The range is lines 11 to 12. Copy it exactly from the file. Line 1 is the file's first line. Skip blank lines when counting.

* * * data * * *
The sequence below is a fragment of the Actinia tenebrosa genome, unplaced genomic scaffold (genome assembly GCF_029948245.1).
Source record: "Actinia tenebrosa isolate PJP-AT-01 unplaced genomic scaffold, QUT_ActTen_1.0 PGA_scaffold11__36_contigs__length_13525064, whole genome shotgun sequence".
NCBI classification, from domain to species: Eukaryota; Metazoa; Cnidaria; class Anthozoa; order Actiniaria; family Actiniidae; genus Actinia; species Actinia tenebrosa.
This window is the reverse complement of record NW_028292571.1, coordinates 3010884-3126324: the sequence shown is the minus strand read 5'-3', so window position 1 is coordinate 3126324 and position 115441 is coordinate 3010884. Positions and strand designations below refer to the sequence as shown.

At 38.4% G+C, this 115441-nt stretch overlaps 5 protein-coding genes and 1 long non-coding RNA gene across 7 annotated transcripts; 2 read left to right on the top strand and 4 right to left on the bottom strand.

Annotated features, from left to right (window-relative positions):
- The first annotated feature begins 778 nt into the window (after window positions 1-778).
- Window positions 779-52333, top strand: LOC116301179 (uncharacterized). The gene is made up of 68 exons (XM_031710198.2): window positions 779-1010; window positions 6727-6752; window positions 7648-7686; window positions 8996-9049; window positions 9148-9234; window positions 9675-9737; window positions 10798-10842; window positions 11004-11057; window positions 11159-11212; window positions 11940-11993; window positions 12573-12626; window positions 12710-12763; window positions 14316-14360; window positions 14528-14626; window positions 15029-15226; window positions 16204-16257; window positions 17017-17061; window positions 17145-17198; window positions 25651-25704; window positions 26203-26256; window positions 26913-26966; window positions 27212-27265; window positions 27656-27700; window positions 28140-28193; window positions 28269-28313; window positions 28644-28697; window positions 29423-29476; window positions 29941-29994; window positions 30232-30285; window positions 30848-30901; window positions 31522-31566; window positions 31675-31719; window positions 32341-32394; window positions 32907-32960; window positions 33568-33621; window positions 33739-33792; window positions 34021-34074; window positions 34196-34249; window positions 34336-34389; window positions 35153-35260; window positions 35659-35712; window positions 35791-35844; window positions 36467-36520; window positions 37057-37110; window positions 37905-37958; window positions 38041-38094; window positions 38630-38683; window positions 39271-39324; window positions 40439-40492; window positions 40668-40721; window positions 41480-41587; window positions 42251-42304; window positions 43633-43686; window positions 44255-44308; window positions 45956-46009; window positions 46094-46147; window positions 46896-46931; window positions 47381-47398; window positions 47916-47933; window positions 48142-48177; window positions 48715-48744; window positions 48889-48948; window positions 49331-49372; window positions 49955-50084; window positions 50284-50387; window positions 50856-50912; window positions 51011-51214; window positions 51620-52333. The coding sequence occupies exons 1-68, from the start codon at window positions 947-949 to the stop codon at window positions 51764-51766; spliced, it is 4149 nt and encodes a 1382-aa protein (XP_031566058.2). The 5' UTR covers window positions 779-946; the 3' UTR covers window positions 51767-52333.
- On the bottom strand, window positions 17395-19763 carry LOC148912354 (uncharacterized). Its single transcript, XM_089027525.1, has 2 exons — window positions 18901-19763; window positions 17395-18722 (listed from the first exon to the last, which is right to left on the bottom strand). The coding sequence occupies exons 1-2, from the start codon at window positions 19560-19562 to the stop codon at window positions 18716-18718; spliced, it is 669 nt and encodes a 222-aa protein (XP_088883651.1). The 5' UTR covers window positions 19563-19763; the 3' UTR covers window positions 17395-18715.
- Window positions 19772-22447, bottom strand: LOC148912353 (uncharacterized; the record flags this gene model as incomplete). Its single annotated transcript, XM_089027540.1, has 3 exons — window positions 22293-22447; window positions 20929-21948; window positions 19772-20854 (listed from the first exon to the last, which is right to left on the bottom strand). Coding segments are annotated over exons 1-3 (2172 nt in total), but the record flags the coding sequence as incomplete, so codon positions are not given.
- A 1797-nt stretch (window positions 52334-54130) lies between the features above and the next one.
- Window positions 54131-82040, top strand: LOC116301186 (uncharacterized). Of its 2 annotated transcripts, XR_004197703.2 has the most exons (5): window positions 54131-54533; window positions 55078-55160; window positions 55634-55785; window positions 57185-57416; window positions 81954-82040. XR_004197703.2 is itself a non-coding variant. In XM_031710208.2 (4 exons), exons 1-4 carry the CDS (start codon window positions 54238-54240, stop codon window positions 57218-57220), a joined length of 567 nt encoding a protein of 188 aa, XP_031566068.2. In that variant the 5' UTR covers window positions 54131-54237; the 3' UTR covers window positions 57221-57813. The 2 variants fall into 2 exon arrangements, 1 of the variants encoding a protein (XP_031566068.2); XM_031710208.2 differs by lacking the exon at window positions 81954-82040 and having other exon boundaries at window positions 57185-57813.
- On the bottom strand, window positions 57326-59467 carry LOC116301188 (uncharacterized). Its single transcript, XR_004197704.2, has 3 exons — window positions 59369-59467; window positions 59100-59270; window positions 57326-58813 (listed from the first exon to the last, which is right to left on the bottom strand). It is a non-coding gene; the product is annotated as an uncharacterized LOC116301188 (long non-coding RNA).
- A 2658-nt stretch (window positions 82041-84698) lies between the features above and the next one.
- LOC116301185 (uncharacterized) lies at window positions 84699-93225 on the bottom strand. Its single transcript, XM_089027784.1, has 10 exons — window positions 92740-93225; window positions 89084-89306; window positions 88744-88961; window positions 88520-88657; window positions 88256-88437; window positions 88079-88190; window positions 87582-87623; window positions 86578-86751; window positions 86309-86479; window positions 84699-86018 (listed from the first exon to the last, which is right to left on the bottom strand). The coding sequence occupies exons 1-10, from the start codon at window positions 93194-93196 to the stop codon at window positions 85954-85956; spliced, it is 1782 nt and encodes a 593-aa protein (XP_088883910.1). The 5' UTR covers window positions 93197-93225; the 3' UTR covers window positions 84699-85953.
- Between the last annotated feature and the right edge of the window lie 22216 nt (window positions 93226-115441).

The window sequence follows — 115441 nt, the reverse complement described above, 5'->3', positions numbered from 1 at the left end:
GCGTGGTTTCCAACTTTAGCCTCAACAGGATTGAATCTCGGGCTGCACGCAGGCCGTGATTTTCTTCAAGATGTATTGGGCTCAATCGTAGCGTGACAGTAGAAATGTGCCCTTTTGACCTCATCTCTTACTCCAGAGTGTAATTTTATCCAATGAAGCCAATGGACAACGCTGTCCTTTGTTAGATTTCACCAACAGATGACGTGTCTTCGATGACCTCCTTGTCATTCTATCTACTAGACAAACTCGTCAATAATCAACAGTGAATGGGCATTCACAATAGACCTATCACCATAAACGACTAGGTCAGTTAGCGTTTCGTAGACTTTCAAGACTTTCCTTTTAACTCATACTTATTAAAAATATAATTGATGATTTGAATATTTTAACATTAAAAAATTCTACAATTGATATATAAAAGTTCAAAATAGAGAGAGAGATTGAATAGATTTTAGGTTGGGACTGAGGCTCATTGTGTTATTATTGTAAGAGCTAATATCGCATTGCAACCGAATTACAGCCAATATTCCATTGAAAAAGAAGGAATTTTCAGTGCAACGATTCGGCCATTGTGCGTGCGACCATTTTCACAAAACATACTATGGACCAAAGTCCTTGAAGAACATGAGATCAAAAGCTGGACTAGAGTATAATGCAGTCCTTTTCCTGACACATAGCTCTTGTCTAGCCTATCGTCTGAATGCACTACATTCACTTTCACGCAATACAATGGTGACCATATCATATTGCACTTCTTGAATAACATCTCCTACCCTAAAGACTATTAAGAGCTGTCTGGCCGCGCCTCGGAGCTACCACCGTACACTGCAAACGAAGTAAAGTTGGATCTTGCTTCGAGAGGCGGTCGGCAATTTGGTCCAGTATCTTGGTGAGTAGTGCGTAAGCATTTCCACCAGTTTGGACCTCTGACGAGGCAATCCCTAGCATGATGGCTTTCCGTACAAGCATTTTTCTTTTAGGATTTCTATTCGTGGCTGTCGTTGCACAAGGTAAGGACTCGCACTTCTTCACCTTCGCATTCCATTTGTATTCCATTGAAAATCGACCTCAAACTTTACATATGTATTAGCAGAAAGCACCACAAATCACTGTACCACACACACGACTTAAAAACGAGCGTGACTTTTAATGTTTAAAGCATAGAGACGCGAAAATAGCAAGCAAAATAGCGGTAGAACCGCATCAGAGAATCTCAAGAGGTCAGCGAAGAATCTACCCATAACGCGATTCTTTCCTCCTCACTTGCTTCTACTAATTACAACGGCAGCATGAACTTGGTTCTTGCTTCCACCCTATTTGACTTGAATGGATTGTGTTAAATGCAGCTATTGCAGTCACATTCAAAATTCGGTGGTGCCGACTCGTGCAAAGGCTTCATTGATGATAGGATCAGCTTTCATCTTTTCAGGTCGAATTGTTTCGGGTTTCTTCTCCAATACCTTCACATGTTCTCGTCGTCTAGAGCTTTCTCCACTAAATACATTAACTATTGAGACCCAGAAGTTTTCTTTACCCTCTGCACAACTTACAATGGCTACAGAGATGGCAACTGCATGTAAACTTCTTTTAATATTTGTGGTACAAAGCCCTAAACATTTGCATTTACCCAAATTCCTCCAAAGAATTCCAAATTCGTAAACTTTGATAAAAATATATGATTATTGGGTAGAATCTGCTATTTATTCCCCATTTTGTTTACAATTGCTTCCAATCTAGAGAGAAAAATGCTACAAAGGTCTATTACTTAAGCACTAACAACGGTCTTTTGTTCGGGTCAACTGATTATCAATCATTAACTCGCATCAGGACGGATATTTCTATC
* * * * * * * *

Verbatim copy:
- A 1797-nt stretch (window positions 52334-54130) lies between the features above and the next one.
- Window positions 54131-82040, top strand: LOC116301186 (uncharacterized). Of its 2 annotated transcripts, XR_004197703.2 has the most exons (5): window positions 54131-54533; window positions 55078-55160; window positions 55634-55785; window positions 57185-57416; window positions 81954-82040. XR_004197703.2 is itself a non-coding variant. In XM_031710208.2 (4 exons), exons 1-4 carry the CDS (start codon window positions 54238-54240, stop codon window positions 57218-57220), a joined length of 567 nt encoding a protein of 188 aa, XP_031566068.2. In that variant the 5' UTR covers window positions 54131-54237; the 3' UTR covers window positions 57221-57813. The 2 variants fall into 2 exon arrangements, 1 of the variants encoding a protein (XP_031566068.2); XM_031710208.2 differs by lacking the exon at window positions 81954-82040 and having other exon boundaries at window positions 57185-57813.